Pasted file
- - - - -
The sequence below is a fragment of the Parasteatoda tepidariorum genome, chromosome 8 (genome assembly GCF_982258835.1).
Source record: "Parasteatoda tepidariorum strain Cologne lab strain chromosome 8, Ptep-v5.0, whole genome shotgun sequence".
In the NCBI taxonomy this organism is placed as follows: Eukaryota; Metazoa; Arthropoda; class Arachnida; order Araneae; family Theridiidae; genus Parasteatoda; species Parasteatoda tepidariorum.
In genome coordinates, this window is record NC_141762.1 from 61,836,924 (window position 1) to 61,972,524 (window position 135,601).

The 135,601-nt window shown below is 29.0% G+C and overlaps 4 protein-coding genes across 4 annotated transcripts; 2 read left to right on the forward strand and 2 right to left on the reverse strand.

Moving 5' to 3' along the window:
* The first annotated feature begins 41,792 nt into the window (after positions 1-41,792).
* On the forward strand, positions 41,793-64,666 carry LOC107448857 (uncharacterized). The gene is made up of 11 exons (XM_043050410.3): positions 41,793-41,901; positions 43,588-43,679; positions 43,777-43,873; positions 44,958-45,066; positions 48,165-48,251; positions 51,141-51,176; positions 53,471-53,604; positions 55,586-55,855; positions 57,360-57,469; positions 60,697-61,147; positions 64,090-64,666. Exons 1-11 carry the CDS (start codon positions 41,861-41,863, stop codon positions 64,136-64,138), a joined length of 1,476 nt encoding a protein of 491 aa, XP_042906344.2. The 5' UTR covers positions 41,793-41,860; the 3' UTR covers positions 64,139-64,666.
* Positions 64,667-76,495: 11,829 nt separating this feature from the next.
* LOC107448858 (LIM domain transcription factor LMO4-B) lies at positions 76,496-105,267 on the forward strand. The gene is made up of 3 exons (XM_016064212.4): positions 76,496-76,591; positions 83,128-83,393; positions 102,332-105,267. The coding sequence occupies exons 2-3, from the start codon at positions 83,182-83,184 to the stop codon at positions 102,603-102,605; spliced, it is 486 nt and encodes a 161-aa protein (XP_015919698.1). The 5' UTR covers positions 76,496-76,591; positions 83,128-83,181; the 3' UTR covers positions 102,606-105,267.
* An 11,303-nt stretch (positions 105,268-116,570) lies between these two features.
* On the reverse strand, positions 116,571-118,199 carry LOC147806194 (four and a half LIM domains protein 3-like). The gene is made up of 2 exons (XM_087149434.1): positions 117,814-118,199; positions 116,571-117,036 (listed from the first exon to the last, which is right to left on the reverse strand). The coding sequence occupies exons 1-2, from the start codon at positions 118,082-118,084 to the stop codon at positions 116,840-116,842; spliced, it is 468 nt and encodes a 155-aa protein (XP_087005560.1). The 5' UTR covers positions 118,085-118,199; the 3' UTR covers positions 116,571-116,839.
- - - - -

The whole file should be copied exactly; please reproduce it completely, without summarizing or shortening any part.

The sequence below is a fragment of the Parasteatoda tepidariorum genome, chromosome 8 (genome assembly GCF_982258835.1).
Source record: "Parasteatoda tepidariorum strain Cologne lab strain chromosome 8, Ptep-v5.0, whole genome shotgun sequence".
In the NCBI taxonomy this organism is placed as follows: Eukaryota; Metazoa; Arthropoda; class Arachnida; order Araneae; family Theridiidae; genus Parasteatoda; species Parasteatoda tepidariorum.
In genome coordinates, this window is record NC_141762.1 from 61,836,924 (window position 1) to 61,972,524 (window position 135,601).

The 135,601-nt window shown below is 29.0% G+C and overlaps 4 protein-coding genes across 4 annotated transcripts; 2 read left to right on the forward strand and 2 right to left on the reverse strand.

Moving 5' to 3' along the window:
* The first annotated feature begins 41,792 nt into the window (after positions 1-41,792).
* On the forward strand, positions 41,793-64,666 carry LOC107448857 (uncharacterized). The gene is made up of 11 exons (XM_043050410.3): positions 41,793-41,901; positions 43,588-43,679; positions 43,777-43,873; positions 44,958-45,066; positions 48,165-48,251; positions 51,141-51,176; positions 53,471-53,604; positions 55,586-55,855; positions 57,360-57,469; positions 60,697-61,147; positions 64,090-64,666. Exons 1-11 carry the CDS (start codon positions 41,861-41,863, stop codon positions 64,136-64,138), a joined length of 1,476 nt encoding a protein of 491 aa, XP_042906344.2. The 5' UTR covers positions 41,793-41,860; the 3' UTR covers positions 64,139-64,666.
* Positions 64,667-76,495: 11,829 nt separating this feature from the next.
* LOC107448858 (LIM domain transcription factor LMO4-B) lies at positions 76,496-105,267 on the forward strand. The gene is made up of 3 exons (XM_016064212.4): positions 76,496-76,591; positions 83,128-83,393; positions 102,332-105,267. The coding sequence occupies exons 2-3, from the start codon at positions 83,182-83,184 to the stop codon at positions 102,603-102,605; spliced, it is 486 nt and encodes a 161-aa protein (XP_015919698.1). The 5' UTR covers positions 76,496-76,591; positions 83,128-83,181; the 3' UTR covers positions 102,606-105,267.
* An 11,303-nt stretch (positions 105,268-116,570) lies between these two features.
* On the reverse strand, positions 116,571-118,199 carry LOC147806194 (four and a half LIM domains protein 3-like). The gene is made up of 2 exons (XM_087149434.1): positions 117,814-118,199; positions 116,571-117,036 (listed from the first exon to the last, which is right to left on the reverse strand). The coding sequence occupies exons 1-2, from the start codon at positions 118,082-118,084 to the stop codon at positions 116,840-116,842; spliced, it is 468 nt and encodes a 155-aa protein (XP_087005560.1). The 5' UTR covers positions 118,085-118,199; the 3' UTR covers positions 116,571-116,839.